Sexually Transmitted Diseases (STDs) are a health concern for many people. This is because a vast majority of people with these diseases are not aware that they are carriers of the disease. As such, they walk around with them, only discovering them on a medical examination for an unrelated symptom. A quick way to know whether you have an STD or any other sexually transmitted infection (STI) is to use a HealthyMD free HIV testing kit. It is easy and convenient, thereby helping you to know your status while avoiding a visit to a health facility.
Many STD and STI carriers don’t develop the symptoms of the respective diseases immediately after getting infected. It takes time before the disease-causing organisms can make their effects felt.
Progression of an STD
Someone infected with an STD doesn’t become “sick” straightaway. Technically, being exposed to an STD and becoming infected with it are different stages of their progression.
The exposure period is one a person comes into initial contact with an STI-causing pathogen. The Human Immunodeficiency Virus (HIV) is the pathogen responsible for causing Acquired Immunodeficiency Syndrome (AIDS)—the debilitating condition that will ultimately lead to death if not well managed.
After exposure, the STD microorganisms will begin to spread around the body. Depending on the pathogens, they may target only specific kinds of body cells or body systems. For example, HIV attacks cells that are responsible for mounting an immune response to microbial attacks. These cells (called CD4 cells) include many of the lineages of white blood cells like lymphocytes. Syphilis, another common STD, tends to attack the genitals, rectum, and mouth, manifesting as painless sores in these body parts. When the STD-causing microorganisms spread and attack body tissues after exposure, an infection is said to have occurred.
The period between initial exposure and full onset of infection is called the latency period. During this stage, the microorganisms are present in the person’s body but are considered to be in a dormant state because the clinical symptoms of the disease are not manifested yet. Different STDs may have different latency periods.
The incubation period is the duration between initial exposure and the manifestation of clinical symptoms of an STD. It may also vary depending on the STD in question.
Both the latency period (sometimes also known as the window period) and the incubation period are crucial for STD testing purposes. They help to know at what stage an STD infection is and what to expect as far as testing goes.
How Soon Should You Get Tested?
Usually, it does not take more than a few weeks for an STD test to confirm a result. For example, HIV may take up to a month to be confirmed by a blood test because of its latency period. For other STDs like gonorrhea, you can confirm its infection by a test done in as little as 5 days after exposure. Of course, people’s bodies are different. This may lead to a false negative result—one that indicates the absence of an infection when it is present. That’s why it’s a good idea to retest for an STD when the initial test is negative. This ensures that you err on the side of caution. Retesting can be done 2 weeks or a month later after the initial test, depending on the STD.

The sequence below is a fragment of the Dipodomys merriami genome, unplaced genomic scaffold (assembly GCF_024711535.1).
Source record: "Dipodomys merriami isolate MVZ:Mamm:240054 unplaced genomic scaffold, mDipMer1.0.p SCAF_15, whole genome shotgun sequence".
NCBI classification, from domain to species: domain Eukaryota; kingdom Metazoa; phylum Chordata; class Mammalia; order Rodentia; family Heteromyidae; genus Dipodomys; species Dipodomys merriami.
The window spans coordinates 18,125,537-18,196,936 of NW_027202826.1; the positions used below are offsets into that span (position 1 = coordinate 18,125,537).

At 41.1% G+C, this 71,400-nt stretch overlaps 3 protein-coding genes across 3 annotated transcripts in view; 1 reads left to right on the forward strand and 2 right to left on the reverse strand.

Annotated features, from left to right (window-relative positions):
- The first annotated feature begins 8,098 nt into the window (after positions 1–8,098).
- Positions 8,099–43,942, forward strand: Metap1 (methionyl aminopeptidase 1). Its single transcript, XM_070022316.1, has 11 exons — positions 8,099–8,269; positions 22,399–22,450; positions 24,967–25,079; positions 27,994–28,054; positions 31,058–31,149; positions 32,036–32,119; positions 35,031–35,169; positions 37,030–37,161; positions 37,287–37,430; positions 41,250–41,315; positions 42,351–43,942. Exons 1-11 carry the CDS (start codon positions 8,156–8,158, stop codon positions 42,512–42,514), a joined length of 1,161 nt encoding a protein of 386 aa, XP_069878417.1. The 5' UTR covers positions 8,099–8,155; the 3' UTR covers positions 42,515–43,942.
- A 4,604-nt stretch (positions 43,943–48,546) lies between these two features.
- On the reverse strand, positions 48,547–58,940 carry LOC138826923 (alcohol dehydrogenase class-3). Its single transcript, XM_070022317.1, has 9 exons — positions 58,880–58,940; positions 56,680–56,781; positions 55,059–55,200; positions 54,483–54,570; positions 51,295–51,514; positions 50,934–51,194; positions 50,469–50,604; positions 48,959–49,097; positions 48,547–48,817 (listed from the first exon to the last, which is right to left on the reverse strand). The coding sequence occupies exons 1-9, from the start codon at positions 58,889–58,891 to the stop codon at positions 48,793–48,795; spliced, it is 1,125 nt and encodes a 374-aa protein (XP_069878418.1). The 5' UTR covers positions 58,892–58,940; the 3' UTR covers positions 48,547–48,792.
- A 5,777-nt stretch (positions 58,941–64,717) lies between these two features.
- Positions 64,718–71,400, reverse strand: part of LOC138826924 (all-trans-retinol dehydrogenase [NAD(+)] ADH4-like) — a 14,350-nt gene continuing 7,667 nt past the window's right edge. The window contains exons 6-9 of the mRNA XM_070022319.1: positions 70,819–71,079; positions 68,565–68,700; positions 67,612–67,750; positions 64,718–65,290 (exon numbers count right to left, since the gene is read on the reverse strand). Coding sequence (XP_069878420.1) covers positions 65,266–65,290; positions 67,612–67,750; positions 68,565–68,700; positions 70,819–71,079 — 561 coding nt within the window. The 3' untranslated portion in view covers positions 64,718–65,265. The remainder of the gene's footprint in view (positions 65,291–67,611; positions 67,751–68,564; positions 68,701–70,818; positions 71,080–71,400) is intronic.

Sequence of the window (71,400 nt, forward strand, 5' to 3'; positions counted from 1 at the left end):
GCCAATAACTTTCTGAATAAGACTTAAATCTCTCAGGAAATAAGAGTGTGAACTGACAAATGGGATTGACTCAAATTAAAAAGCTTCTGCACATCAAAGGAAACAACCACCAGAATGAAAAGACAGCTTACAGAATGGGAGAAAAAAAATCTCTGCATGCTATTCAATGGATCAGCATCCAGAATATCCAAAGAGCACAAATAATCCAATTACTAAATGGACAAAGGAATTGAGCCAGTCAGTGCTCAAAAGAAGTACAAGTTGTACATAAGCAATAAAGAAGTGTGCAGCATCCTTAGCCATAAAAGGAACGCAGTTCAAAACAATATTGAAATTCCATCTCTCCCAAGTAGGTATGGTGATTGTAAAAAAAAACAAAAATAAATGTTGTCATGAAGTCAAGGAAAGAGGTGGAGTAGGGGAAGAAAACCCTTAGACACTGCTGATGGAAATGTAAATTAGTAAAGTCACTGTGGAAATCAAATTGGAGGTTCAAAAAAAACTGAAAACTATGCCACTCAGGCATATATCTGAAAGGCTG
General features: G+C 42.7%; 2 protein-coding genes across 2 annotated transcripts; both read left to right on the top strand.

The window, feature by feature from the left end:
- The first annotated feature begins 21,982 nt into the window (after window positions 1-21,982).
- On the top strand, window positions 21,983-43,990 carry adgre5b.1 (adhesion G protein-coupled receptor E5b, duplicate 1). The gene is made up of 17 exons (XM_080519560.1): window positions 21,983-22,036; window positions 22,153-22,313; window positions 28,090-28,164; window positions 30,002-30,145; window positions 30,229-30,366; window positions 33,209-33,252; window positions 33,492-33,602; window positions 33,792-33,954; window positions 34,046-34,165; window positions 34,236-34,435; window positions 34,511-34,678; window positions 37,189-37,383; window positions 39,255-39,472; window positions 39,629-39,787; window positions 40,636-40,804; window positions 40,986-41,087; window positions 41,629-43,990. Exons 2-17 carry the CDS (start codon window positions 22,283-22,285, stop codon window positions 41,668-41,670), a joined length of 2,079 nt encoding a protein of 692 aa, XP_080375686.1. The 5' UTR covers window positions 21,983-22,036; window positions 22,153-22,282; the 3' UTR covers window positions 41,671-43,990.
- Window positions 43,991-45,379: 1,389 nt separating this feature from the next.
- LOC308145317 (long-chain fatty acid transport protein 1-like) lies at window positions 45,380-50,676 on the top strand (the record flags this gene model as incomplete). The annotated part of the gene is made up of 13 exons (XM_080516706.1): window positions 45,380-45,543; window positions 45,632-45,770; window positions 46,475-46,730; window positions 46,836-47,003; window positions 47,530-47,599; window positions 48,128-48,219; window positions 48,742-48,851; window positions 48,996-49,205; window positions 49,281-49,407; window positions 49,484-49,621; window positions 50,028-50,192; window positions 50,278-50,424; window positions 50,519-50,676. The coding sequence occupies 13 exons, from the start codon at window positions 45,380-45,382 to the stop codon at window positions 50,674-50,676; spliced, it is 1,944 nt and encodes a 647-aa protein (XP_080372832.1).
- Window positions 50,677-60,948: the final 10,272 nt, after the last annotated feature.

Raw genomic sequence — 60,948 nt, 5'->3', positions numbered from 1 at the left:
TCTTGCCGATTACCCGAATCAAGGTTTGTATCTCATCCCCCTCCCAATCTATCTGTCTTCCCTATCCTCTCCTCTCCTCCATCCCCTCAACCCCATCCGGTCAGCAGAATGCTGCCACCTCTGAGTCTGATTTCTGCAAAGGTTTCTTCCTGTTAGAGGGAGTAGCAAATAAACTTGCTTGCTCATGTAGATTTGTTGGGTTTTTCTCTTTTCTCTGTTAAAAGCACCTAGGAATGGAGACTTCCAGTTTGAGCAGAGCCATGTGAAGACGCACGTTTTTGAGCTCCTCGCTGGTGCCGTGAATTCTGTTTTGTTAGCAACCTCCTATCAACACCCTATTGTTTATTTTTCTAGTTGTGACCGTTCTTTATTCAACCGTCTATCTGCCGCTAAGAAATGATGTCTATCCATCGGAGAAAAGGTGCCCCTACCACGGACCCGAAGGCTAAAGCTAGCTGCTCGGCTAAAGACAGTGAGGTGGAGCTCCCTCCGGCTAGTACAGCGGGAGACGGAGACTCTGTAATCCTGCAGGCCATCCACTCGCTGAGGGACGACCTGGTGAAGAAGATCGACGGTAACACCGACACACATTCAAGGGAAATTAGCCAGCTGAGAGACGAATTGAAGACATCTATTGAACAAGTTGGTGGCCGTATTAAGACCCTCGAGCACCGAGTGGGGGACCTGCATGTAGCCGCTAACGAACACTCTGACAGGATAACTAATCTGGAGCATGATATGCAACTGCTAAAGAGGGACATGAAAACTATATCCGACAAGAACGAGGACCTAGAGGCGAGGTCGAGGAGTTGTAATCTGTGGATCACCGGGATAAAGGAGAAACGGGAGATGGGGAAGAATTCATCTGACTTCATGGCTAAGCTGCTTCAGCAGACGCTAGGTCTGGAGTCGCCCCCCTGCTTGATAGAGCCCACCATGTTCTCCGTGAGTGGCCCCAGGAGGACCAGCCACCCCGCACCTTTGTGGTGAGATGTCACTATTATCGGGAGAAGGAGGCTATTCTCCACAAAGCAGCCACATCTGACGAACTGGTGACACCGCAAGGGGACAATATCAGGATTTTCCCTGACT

People should test regularly for an STD especially if they are sexually active or are in high-risk professions like nursing or the medical profession.
Most people consider doing an STD test after showing signs of an infection. Such signs include:
i) Itching on the genitals or the surrounding groin area
ii) A burning sensation while urinating
iii) Pain during urination or sexual intercourse
iv) Sores or other abnormal growths on or around the genitals
v) A foul smell coming from the genitals. This smell may be accompanied by a discharge.
It’s crucial to remember that some STIs may not cause symptoms in the infected person for many years. Hepatitis C, HIV, chlamydia, and several other microorganisms that cause infections may stay dormant in a person’s body without causing any health problems. That’s why it’s important to test for STDs even when you’re feeling fine.
In a nutshell, how long it takes for an STD to show up on a test will depend on several factors like its incubation period, latency period, and the chances of a false negative showing up on a test.
Getting tested as soon as one suspects an exposure is the best policy.